Republican strategist John Feehery suggested that Trump’s strategy would be successful in winning over elderly Republican primary voters who significantly rely on both programs. According to the nonpartisan Pew Research Center, 56% of Republican and Republican-leaning voters in the 2020 presidential election were over 50, up from 39% in 1996.

When prompted to respond to Trump’s criticism, DeSantis’s staff members refrained from taking direct aim at the outgoing president. Speaking on behalf of the governor, Dave Abrams issued a statement in which he claimed that “false Democrat attacks” would not deter him from” continuing to deliver unprecedented successes for the conservative movement.”

When DeSantis enters the race, aides to the governor predict that he will garner support and close the polling gap with Trump.

There hasn’t been any conclusive polling to date on how DeSantis has been affected by Trump’s attacks on entitlement spending. Since mid-March, when most polls showed him trailing DeSantis by a few points, Trump has generally risen into a clear lead. In recent polls, Trump leads DeSantis by 25 to 35 points among likely Republican voters.

The former president, according to Jennifer R. Mercieca, a political language expert who wrote a book on Trump’s rhetoric, wanted to set himself apart from DeSantis, who has attempted to position himself as a “junior Trump” without the disruption.

Trump is stating that there is a distinction and that it is not only about him using derogatory tweets, according to Mercieca. “It’s a strategy to say there is this contrast between us on policy, and on policy that really appeals to Trump’s base,” the author said.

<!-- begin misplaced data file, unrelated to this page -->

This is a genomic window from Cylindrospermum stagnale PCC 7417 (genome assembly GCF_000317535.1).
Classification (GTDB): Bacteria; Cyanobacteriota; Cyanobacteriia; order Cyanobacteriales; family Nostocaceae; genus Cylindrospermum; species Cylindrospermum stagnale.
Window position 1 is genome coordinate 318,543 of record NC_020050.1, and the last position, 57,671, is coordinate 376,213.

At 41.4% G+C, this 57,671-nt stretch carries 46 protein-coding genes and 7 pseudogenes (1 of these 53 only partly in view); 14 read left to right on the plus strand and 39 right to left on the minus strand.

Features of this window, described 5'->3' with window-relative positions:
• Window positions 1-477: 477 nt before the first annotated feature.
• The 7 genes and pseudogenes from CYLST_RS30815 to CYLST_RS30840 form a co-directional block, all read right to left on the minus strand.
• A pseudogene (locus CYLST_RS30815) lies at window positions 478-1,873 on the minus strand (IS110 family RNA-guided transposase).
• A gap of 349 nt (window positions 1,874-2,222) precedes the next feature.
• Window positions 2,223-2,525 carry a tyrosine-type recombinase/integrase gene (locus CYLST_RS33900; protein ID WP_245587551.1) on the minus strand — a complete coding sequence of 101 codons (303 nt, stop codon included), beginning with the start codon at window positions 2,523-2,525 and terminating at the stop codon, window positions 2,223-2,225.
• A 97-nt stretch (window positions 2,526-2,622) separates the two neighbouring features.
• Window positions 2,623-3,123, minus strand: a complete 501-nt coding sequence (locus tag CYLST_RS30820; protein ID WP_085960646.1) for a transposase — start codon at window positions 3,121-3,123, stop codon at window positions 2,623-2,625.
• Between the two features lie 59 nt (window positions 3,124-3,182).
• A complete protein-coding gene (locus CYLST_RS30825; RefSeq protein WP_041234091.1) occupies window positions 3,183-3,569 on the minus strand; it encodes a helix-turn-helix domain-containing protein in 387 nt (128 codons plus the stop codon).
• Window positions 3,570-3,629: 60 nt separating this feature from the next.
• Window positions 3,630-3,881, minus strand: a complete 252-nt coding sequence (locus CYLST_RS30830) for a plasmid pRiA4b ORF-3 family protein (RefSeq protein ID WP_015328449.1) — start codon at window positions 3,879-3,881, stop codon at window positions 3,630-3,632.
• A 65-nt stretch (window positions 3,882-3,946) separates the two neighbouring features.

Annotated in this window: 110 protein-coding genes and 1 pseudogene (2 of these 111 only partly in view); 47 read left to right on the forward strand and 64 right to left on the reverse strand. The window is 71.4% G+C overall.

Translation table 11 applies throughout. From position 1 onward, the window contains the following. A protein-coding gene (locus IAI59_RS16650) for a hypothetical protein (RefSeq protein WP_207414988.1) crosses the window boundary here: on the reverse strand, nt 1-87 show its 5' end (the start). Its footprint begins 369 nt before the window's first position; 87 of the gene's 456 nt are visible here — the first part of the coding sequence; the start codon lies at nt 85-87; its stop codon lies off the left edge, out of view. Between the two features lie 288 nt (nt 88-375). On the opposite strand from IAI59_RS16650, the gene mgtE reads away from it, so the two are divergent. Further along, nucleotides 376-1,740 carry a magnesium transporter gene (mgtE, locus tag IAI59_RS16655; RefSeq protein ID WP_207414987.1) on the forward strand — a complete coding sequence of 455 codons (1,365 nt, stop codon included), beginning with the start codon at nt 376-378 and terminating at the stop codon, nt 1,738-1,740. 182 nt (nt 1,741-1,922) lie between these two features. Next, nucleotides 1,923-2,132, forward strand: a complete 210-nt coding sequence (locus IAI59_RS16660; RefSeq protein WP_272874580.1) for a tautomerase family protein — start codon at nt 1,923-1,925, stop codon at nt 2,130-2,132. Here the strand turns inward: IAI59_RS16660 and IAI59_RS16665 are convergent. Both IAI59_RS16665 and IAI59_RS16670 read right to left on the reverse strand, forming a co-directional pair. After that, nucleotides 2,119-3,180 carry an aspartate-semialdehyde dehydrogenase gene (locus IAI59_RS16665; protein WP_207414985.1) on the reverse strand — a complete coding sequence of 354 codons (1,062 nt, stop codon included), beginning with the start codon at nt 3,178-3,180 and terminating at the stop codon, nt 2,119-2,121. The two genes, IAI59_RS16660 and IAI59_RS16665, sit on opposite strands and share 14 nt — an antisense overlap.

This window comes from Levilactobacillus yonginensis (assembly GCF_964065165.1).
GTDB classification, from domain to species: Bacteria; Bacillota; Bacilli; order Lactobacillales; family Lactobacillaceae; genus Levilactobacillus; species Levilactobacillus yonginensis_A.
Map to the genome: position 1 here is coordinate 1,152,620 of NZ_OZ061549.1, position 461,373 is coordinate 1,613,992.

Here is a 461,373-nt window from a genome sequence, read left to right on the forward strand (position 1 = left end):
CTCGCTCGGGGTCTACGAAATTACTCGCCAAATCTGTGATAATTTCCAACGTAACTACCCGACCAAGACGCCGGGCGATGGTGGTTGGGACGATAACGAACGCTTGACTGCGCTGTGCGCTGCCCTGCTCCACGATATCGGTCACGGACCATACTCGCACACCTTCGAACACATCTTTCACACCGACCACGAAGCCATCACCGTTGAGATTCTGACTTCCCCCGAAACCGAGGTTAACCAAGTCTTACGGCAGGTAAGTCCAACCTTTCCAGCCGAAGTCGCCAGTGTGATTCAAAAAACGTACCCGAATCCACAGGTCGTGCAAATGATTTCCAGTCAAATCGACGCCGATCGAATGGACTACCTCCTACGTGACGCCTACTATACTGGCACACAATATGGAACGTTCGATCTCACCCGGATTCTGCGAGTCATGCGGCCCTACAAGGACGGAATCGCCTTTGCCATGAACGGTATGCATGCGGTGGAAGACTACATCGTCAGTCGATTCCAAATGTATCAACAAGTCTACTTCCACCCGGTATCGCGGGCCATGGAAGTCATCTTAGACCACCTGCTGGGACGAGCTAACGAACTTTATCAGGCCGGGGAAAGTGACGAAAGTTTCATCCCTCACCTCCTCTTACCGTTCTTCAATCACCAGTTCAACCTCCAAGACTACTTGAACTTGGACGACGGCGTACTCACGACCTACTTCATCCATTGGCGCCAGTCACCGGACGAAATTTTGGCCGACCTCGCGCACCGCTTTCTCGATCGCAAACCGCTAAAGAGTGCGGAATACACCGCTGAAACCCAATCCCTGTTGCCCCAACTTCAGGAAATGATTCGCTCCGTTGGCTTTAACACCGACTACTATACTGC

Trump has not abandoned his previous campaign tactics, which elevated slurs and remarks about the looks or character of his rivals into a violent art form that his supporters joyously applauded.

Ted Cruz, a Republican senator from Texas, received the infamous derogatory moniker “Lyin’ Ted” from Trump in 2016. He defeated early front-runner Jeb Bush by calling him “low energy” and helped defeat Florida Senator Marco Rubio’s campaign by calling him “Little Marco.”

The Reuters study revealed that the remaining 60% of his criticisms of DeSantis are derogatory or personally abusive, painting the Yale and Harvard educated Florida governor as a wealthy stuffed shirt. For instance, Trump said on May 5 that DeSantis needed a “personality transplant” and he commonly goes by the moniker “Ron DeSanctimonious.”

According to the study, out of the 85 attacks on policy, almost three dozen have attempted to paint DeSantis as a supporter of former Republican House Speaker Paul Ryan, called him a “globalist,” or said that he enjoys fighting foreign wars.

DeSantis had to retract a statement that the Ukraine War was a “territorial dispute,” according to Trump, who also accuses the Florida governor of being a novice in foreign policy.

Even though DeSantis was re-elected governor in a landslide in 2022 in part because he was seen by many people as having handled the pandemic well, another 14 opposed DeSantis on his reaction to COVID-19.

Ron DeSanctimonious believed he could win the presidential election despite having below-average COVID, Crime, and Education scores. Florida was prosperous before DeSanctis arrived there, Trump said on his social media platform in March.

The former president hasn’t put much effort into challenging his party’s other presidential contenders. He has made polite jabs against Mike Pence, his former vice president who is expected to announce his candidacy in June, just twice, and Nikki Haley, a declared contender and his former U.N. ambassador, 12 times.

In addition, he has occasionally pursued Chris Christie, the former governor of New Jersey, and Chris Sununu, the governor of New Hampshire.

Despite Trump’s growing legal issues, observers predict that the contenders will need to strike back if they hope to defeat him.

Republican strategist Mike DuHaime stated, “You have to engage with him directly at some point.” He’s too powerful. You won’t be able to defeat him if you just leave him alone.

Leave a Reply